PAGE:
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Life and Religion

No warrant, no problem
How the government can get your digital data
 
Published Monday, June 30, 2014 10:15 am
by Theodoric Meyer, ProPublica

The government isn’t allowed to wiretap American citizens without a warrant from a judge, but there are plenty of legal ways for law enforcement and other government officials to snoop on the telling digital trails you create every day.

Authorities can often obtain emails and texts without showing probable cause of a crime. These powers are entirely separate from the National Security Agency’s collection of Americans’ phone records en masse, which the House of Representatives voted to end last month.

Here’s a look at what the government can get from you and the legal framework behind its power:

Phone records 

Listening to your phone calls without a judge’s warrant is illegal if you’re a U.S. citizen, but police don’t need a warrant to monitor the numbers for incoming and outgoing calls in real time, as well as the duration of the calls. The government can also get historical phone records with an administrative subpoena, which doesn’t require a judge’s approval.

Police can get phone records without a warrant thanks to a 1979 Supreme Court case, Smith v. Maryland, which found that the Constitution’s Fourth Amendment protection against unreasonable search and seizure doesn’t apply to a list of phone numbers. The Electronic Communications Privacy Act (ECPA) — a 1986 law that underpins much of how the government can get digital data — requires providers to allow access to real-time data with a court order and historical data with a subpoena.

Location data

Your cell phone is basically a tracker. Many cell phone carriers provide authorities with a phone’s location and may charge a fee for doing so. Cell towers track where your phone is at any moment; so can the GPS features in some smartphones.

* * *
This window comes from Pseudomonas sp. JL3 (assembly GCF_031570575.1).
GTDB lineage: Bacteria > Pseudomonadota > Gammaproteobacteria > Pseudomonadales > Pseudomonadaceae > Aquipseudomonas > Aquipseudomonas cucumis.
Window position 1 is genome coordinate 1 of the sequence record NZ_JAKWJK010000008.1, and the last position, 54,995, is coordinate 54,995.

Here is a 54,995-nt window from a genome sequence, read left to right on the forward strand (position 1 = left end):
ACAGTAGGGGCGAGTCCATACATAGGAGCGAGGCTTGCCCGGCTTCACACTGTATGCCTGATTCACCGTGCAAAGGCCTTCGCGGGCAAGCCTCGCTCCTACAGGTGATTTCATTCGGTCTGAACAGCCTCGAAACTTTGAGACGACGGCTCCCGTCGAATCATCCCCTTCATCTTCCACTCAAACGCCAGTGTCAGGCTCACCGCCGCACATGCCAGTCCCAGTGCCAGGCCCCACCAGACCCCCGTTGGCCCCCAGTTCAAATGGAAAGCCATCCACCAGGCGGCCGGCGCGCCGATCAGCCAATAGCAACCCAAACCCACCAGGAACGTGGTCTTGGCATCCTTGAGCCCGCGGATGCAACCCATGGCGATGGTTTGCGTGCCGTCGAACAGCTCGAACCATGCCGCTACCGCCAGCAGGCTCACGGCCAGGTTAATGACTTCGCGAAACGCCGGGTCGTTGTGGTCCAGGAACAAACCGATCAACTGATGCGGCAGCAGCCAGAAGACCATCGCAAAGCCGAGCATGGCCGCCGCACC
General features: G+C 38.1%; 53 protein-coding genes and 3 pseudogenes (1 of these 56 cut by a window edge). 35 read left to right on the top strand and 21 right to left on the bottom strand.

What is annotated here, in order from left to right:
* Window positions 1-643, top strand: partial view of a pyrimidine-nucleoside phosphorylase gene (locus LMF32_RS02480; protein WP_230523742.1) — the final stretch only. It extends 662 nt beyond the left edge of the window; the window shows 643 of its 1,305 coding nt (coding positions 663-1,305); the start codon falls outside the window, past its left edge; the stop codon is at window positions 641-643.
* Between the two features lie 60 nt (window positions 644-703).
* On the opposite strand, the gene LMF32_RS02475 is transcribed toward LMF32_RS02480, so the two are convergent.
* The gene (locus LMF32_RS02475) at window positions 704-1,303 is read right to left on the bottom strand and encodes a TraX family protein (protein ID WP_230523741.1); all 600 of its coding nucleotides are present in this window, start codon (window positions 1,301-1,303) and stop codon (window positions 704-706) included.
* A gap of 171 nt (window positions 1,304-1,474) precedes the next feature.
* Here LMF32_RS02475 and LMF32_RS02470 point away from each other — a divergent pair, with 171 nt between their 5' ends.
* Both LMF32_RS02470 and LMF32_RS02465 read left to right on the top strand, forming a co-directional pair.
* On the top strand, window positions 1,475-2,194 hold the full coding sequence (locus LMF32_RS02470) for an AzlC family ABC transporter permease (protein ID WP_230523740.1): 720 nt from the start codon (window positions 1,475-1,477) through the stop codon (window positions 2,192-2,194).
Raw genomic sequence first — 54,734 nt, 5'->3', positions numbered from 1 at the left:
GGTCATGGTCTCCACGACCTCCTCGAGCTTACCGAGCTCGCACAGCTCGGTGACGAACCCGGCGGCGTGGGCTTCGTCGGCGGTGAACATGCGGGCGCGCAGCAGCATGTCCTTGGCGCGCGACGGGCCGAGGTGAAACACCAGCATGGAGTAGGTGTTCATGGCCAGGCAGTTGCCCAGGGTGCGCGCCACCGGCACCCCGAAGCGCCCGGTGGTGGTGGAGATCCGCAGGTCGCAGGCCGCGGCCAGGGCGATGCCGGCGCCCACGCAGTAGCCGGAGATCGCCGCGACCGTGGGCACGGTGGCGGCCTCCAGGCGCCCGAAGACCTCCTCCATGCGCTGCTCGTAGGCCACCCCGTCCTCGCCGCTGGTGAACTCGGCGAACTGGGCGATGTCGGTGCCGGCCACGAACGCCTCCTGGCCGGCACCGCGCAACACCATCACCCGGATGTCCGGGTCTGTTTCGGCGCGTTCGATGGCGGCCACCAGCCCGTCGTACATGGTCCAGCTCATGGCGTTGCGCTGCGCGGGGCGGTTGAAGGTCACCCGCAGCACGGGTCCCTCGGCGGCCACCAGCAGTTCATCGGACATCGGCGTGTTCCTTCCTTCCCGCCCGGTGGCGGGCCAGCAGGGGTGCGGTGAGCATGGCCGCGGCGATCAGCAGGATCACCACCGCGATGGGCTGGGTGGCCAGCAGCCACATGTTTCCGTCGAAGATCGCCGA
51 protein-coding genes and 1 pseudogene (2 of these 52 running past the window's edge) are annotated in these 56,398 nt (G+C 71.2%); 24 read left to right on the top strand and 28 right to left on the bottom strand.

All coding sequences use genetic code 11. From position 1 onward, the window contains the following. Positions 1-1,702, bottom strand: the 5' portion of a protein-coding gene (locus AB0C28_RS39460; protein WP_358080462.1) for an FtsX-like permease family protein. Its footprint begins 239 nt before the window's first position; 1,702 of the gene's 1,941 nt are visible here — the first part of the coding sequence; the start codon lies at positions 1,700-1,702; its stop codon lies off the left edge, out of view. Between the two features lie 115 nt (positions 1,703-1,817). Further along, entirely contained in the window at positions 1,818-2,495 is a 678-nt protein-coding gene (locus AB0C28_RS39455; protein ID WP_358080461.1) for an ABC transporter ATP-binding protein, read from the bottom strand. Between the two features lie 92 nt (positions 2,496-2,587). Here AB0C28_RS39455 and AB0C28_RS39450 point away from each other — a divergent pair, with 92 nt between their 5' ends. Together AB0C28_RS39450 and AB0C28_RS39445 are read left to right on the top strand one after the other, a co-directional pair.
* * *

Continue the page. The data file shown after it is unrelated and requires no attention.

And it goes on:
In response to an inquiry by Sen. Edward J. Markey, a Massachusetts Democrat, Sprint reported that it provided location data to U.S. law enforcement 67,000 times in 2012. AT&T reported receiving 77,800 requests for location data in 2012. (AT&T also said that it charges $100 to start tracking a phone and $25 a day to keep tracking it.) Other carriers, including T-Mobile, U.S. Cellular and Verizon, didn’t specify the number of location data requests they had received or the number of times they’ve provided it.

Internet service providers can also provide location data that tracks users via their computer’s IP address — a unique number assigned to each computer.

Courts have been divided for years on whether police need a warrant from a judge to get cell phone location data. Back in 2005, Judge Stephen W. Smith denied a government request for real-time access to location data, and some judges have followed his lead. But other courts have ruled that no warrant in necessary.

Emails

Here’s where the rules get really complicated. Authorities need a warrant to get unopened emails that are less than 180 days old, but they can obtain opened email as well as unopened emails that are at least 180 days old with only a subpoena as long as they notify the customer whose email they’ve requested.